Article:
Week in Review: Suicides among French police, Afghan women soldiers and Freddie Highmore
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FRANCE 24 this week looked at French soul-searching over the genocide in Rwanda, women leading the charge in Sudan and spoke to actor Freddie Highmore. We also explored workplace abuse in South Korea and Leonardo da Vinci's years in France.
French PM Édouard Philippe has outlined the initial conclusions of the so-called Grand Débat, or great debate, a series of nationwide public meetings President Emmanuel Macron launched in response to the Yellow Vest protest movement.
Sudan was a repressive place for women under Omar al-Bashir’s 30-year Islamist reign. But they have reclaimed their voice during the latest anti-regime protests and are determined to secure a place in the future.
The number of police suicides in France this year has risen to 25 after two officers were confirmed dead over the weekend after apparently taking their own lives.
As Rwanda marks 25 years since the genocide that killed an estimated 800,000 people in just 100 days, France is renewing efforts to shine a light on its role in the country, long a source of tension between Paris and Kigali.
Saudi leaders say they need nuclear energy to wean their country off of its dependence on fossil fuels. But construction of a first reactor is sparking fears about the Gulf state’s quest for nuclear power in a volatile region.
Libyan strongman Khalifa Haftar’s advance on Tripoli has shocked the international community and sparked a UN call for a military halt. But is it too little, too late to contain the self-aggrandising military man’s ambitions?
French opposition lawmakers from left and right who banded together to trigger a public referendum on President Emmanuel Macron’s plans to privatise Paris airports have cleared a first hurdle in a complex process often regarded as nearly impossible.
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The Eiffel Tower is blowing out 130 candles. Inaugurated in 1889 for the World Fair, it held the title of "world’s tallest structure" for several decades. Today, the Eiffel Tower is a global cultural icon, but this was far from the case to begin with. Initially, some of France's leading artists and intellectuals were outraged by it. The Louvre Pyramid similarly rocked the boat when it was inaugurated 30 years ago.
You know him as Italy's most famous painter and inventor, but did you know that Leonardo da Vinci spent his final years in France's Loire Valley, under the patronage of King Francis I? We visit the Chateau of Amboise and the Clos Lucé to find out more about Leonardo's French years and discover how the Mona Lisa ended up in the Louvre.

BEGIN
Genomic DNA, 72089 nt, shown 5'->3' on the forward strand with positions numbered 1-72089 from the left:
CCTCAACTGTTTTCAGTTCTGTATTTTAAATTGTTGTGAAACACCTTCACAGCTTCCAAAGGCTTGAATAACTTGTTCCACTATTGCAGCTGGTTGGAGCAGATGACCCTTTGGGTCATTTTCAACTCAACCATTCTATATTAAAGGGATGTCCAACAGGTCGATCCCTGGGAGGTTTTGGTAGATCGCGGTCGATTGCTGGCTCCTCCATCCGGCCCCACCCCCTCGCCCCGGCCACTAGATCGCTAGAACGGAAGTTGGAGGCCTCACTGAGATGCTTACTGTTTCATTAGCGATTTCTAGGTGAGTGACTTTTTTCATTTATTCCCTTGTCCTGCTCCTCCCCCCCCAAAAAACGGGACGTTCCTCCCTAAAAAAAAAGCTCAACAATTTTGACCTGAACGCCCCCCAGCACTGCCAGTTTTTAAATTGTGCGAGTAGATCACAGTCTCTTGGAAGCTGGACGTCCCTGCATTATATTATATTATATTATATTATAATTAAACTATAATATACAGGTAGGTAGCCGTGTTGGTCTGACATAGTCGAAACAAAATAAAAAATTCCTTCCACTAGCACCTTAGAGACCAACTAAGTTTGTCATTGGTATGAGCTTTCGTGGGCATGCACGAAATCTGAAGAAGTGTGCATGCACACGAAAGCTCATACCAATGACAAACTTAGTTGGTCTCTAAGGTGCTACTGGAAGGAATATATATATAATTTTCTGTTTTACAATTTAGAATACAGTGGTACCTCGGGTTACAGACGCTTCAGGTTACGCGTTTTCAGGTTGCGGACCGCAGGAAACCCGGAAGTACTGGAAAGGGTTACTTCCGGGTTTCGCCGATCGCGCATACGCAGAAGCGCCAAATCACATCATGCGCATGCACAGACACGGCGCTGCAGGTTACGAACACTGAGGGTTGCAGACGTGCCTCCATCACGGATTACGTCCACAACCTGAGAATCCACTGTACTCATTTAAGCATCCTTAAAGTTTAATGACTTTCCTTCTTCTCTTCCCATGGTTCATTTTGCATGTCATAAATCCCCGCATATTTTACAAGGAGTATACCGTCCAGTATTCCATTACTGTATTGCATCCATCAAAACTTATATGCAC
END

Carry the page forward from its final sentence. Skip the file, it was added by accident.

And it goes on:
Twenty-five years after the Rwandan genocide, both Kigali and Paris are still trying to shed light on some of the grey areas of the massacre of nearly 1 million people between April and July in 1994. Did the then French government turn a blind eye to the evidence? Did it allow some of the perpetrators to go free? We hear from witnesses and observers in this exclusive documentary.
Just off the coast of the city of Marseille, the Château d'If fortress was made famous by "The Count of Monte Cristo" by Alexandre Dumas. Two centuries after the book's release, visitors from around the world still follow in the footsteps of the character Edmond Dantès. Meanwhile, in his novel "In Search of Lost Time", Marcel Proust was inspired by his memories at Illiers-Combray. This is the town where his Aunt Leonie lived, the woman who regularly gave him a madeleine dipped in linden.
He charmed audiences as the proto Peter Pan in "Finding Neverland". But unlike his character, little Freddie Highmore did grow up and now he is better known as Dr Shaun Murphy, star of "The Good Doctor". He discusses the show's careful treatment of his character's autism, the challenge of squeezing 10 hours of surgery into two minutes, and why his tearful performance as a child actor went viral on the internet.
Afghanistan's female soldiers fear that the return of the Taliban to the country's political scene could end their lives in the military. Also, how Norwegian men are being encouraged to seek jobs in female-dominated sectors and how Argan oil has become a highly sought-after cosmetics ingredient while transforming the lives of the Moroccan women who make it.
South Korea's government is finally confronting "gapjil", the widespread problem of abuse of power and harassment at work. This comes after a string of scandals involving some of the country's biggest companies. We look at how the authorities are tackling an increasing number of incidents of abuse of power in a society that places a premium on work and corporate loyalty.
It's the 21st century, and designers no longer tell princess stories. Instead, they tend to fall into dystopia. For his Winter 2019 ready-to-wear collection, Manish Arora honours Mad Max while Rick Owens reveals the people of the desert. Tuomas Merikoski of Aalto shows off a "modest" wardrobe while Thom Browne pays tribute to Lady Troubridge, a lesbian feminist sculptor. For Masha Ma and Vivienne Westwood, fashion today has the power to change our world view. And French designer Isabel Marant proves it, in a rather sexy way.
To see previous editions of the Week in Review, please click here.